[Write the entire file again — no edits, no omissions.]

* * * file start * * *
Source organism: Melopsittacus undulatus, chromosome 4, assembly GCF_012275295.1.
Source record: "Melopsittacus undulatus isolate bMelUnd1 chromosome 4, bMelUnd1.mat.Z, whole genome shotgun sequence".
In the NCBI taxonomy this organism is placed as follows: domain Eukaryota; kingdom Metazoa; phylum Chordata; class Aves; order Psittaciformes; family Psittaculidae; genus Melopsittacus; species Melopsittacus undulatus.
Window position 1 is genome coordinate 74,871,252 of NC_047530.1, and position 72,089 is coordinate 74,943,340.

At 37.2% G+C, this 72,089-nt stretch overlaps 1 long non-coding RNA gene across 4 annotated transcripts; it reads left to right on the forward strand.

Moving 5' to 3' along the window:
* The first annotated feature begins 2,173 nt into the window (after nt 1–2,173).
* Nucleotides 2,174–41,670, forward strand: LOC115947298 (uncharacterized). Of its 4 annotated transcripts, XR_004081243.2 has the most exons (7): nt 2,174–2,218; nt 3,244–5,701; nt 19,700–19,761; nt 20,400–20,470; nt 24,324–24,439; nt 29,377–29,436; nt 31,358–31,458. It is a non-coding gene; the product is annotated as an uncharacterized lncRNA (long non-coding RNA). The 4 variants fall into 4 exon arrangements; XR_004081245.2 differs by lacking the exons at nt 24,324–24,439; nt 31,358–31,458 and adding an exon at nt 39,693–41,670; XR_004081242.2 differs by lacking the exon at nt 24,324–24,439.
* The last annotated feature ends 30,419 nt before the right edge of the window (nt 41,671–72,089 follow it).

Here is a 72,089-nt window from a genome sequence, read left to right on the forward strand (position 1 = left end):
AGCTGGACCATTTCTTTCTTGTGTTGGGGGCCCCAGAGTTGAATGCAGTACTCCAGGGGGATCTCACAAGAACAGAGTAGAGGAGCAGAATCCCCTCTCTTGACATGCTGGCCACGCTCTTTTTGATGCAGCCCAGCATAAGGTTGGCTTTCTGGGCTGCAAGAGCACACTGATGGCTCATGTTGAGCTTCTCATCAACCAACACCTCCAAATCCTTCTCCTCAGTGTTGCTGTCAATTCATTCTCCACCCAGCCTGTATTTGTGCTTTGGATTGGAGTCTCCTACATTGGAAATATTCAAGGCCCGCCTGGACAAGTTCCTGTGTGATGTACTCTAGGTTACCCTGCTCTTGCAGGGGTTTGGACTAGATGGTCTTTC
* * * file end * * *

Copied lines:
Source organism: Melopsittacus undulatus, chromosome 4, assembly GCF_012275295.1.
Source record: "Melopsittacus undulatus isolate bMelUnd1 chromosome 4, bMelUnd1.mat.Z, whole genome shotgun sequence".
In the NCBI taxonomy this organism is placed as follows: domain Eukaryota; kingdom Metazoa; phylum Chordata; class Aves; order Psittaciformes; family Psittaculidae; genus Melopsittacus; species Melopsittacus undulatus.
Window position 1 is genome coordinate 74,871,252 of NC_047530.1, and position 72,089 is coordinate 74,943,340.

At 37.2% G+C, this 72,089-nt stretch overlaps 1 long non-coding RNA gene across 4 annotated transcripts; it reads left to right on the forward strand.

Moving 5' to 3' along the window:
* The first annotated feature begins 2,173 nt into the window (after nt 1–2,173).
* Nucleotides 2,174–41,670, forward strand: LOC115947298 (uncharacterized). Of its 4 annotated transcripts, XR_004081243.2 has the most exons (7): nt 2,174–2,218; nt 3,244–5,701; nt 19,700–19,761; nt 20,400–20,470; nt 24,324–24,439; nt 29,377–29,436; nt 31,358–31,458. It is a non-coding gene; the product is annotated as an uncharacterized lncRNA (long non-coding RNA). The 4 variants fall into 4 exon arrangements; XR_004081245.2 differs by lacking the exons at nt 24,324–24,439; nt 31,358–31,458 and adding an exon at nt 39,693–41,670; XR_004081242.2 differs by lacking the exon at nt 24,324–24,439.
* The last annotated feature ends 30,419 nt before the right edge of the window (nt 41,671–72,089 follow it).

Here is a 72,089-nt window from a genome sequence, read left to right on the forward strand (position 1 = left end):
AGCTGGACCATTTCTTTCTTGTGTTGGGGGCCCCAGAGTTGAATGCAGTACTCCAGGGGGATCTCACAAGAACAGAGTAGAGGAGCAGAATCCCCTCTCTTGACATGCTGGCCACGCTCTTTTTGATGCAGCCCAGCATAAGGTTGGCTTTCTGGGCTGCAAGAGCACACTGATGGCTCATGTTGAGCTTCTCATCAACCAACACCTCCAAATCCTTCTCCTCAGTGTTGCTGTCAATTCATTCTCCACCCAGCCTGTATTTGTGCTTTGGATTGGAGTCTCCTACATTGGAAATATTCAAGGCCCGCCTGGACAAGTTCCTGTGTGATGTACTCTAGGTTACCCTGCTCTTGCAGGGGTTTGGACTAGATGGTCTTTC